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The e-newsletter of Chestnut Hill College

Five CHC Students Excel at Regional Programming Contest

Five CHC Students Excel at Regional Programming Contest

winning poster
Muath Alangari '15 stands with his poster detailing the pyramid model.
Marilee Gallagher '14

Five students from CHC’s Team Programming Techniques course competed in the 31st annual Consortium for Computing Sciences in Colleges (CCSC) Eastern Regional Conference at Stockton University in New Jersey last fall. 

The team of Dylan Riemer '16 and Glenn Matthys '16 took second place in the programming competition and the team of Miriam Leffler '16 and team captain Julia Harrison '15 took fourth. Muath Alangari '15 placed first in the poster presentation.

The contest pitted 19 teams of two or three people head-to-head to solve as many programs as possible in the three-hour time limit. Students were allowed to code in Java or C++. Once a solution was found, the teams submitted to the computer running Linux, and only one person was allowed on the computer at a time. Hard copies of code, use of printed textbooks and programming language references were permitted, however no other electronics such as cell phones and calculators were allowed. General web access was also prohibited.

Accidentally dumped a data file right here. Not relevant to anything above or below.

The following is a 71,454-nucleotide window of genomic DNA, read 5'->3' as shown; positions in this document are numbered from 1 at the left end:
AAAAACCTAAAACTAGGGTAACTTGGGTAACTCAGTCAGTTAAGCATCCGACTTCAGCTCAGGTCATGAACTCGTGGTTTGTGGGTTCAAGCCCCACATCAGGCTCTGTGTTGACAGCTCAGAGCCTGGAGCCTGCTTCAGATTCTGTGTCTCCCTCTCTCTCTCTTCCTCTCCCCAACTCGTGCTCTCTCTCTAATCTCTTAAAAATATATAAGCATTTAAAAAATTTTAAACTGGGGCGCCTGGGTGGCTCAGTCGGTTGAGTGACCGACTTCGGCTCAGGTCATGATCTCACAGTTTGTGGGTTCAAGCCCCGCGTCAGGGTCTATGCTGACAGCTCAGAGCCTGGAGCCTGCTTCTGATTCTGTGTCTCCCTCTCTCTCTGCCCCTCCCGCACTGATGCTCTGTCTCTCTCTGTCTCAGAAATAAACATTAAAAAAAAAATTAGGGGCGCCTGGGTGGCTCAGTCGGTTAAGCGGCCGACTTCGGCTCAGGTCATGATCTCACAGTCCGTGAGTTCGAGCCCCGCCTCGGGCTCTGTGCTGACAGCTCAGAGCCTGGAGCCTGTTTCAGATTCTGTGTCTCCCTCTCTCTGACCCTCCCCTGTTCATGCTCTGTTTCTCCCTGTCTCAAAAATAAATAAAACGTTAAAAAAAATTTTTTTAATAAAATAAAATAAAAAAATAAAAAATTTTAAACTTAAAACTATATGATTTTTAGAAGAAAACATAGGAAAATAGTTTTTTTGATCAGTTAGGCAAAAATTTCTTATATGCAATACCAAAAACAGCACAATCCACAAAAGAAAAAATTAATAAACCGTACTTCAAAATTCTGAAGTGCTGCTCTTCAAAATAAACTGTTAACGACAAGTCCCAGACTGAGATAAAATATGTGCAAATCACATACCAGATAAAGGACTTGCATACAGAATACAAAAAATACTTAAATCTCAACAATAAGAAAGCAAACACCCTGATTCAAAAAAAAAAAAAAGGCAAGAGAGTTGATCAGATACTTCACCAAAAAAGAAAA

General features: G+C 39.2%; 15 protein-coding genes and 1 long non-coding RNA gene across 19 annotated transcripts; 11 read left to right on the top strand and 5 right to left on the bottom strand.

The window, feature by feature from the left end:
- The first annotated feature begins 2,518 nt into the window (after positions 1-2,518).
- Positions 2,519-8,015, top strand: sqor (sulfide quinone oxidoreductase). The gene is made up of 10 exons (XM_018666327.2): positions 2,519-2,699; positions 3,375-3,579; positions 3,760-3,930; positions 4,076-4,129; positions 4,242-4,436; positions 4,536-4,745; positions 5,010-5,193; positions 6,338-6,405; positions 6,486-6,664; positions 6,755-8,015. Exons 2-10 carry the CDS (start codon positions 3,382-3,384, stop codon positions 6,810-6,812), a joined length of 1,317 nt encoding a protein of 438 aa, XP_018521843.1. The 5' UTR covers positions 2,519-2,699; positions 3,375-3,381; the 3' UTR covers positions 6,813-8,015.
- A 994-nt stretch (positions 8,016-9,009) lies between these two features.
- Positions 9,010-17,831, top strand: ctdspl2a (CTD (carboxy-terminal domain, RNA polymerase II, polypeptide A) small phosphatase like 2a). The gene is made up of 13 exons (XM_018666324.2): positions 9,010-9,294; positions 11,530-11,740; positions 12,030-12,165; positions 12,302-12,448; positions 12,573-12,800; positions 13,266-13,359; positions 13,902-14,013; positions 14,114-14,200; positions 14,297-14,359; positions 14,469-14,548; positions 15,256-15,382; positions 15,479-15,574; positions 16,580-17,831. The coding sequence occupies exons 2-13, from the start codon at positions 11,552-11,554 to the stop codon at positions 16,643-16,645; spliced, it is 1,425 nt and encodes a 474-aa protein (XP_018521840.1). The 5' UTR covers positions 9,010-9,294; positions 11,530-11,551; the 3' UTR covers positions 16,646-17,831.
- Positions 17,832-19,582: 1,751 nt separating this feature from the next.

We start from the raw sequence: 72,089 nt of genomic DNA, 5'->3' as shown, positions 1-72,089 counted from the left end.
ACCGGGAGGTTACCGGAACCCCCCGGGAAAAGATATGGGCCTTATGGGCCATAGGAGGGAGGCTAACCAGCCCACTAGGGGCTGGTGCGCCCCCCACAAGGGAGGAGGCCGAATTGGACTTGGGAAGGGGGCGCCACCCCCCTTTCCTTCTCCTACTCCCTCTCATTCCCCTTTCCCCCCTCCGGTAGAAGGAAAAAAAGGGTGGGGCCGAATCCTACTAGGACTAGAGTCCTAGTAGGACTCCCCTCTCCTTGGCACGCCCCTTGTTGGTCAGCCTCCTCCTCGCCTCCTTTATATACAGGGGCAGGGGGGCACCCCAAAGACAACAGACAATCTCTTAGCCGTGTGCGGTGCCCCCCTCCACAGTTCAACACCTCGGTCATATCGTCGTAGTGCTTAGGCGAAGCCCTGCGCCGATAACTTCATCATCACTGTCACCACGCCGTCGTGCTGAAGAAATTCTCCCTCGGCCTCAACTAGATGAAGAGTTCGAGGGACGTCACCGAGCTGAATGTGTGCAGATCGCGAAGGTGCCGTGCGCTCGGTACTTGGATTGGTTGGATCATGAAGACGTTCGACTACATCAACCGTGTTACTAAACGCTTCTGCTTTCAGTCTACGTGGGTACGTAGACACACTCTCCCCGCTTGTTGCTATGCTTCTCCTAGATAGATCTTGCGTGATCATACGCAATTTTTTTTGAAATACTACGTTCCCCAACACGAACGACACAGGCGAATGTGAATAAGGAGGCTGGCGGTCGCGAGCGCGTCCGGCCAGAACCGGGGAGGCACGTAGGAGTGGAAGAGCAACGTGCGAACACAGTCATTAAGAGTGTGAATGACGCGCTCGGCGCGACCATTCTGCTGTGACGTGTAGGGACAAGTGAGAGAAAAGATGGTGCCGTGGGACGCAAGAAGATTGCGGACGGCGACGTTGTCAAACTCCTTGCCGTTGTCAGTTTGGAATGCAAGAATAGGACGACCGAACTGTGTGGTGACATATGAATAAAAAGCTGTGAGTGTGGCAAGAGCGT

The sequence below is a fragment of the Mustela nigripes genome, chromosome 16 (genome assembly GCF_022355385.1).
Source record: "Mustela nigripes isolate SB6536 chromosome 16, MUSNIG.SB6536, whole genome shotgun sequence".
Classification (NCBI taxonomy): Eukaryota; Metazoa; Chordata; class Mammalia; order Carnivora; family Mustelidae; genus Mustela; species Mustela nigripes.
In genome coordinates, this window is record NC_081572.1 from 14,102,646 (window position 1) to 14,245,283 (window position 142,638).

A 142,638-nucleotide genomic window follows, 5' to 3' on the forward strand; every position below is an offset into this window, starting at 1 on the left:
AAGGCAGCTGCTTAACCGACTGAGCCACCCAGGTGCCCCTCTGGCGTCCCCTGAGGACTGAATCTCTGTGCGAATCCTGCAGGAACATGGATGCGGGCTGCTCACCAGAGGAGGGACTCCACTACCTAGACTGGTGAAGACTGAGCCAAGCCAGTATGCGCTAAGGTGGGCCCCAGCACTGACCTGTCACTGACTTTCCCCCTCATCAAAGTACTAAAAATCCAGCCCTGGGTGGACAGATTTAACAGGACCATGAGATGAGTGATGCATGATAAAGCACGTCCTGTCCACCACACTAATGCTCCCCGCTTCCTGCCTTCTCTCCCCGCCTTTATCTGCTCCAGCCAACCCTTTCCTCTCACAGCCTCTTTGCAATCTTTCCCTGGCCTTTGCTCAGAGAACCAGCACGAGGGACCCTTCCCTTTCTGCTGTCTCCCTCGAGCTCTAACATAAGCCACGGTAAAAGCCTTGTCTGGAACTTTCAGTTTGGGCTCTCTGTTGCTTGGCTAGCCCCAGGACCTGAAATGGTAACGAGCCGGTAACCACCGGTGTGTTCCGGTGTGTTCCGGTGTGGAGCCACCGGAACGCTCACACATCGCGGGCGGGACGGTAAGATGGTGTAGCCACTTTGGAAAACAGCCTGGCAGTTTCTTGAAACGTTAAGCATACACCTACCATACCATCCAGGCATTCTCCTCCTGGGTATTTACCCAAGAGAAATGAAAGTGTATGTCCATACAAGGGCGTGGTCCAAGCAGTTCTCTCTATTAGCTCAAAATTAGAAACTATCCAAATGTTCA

In order to prepare for the contest, the programming class worked through past years’ problems, which could be found online on the mathematics problem-solving site, Project Euler, and others.

This was the second year CHC competed in the contest, placing 17th at last year's event at York College, but the first time the College sent two teams. It was also the first time any CHC teams placed in the top five.

"It was a huge achievement," says Susan Ceklosky, instructor of computer science, who has led the programming team since joining the College three years ago and who taught programming as a class for the first time last year.

While his classmates were earning their top five finishes, Alangari was presenting in the poster demonstration.

"There are problems in communication among IT firms that cause projects to fail, so I came up with a new methodology called the pyramid model to try to identify what the problems were and why they existed," says Alangari.

Alangari tested his theory by having students in another computer science course use his new methodology and evaluate its effectiveness. The course lasted six weeks and he attended every session, gathering information for his case study. Following the course's completion, Alangari interviewed the students about the success of his new methodology.

"It was the first time I ever entered a contest," he says. "I'm excited to win."

— Marilee Gallagher ’14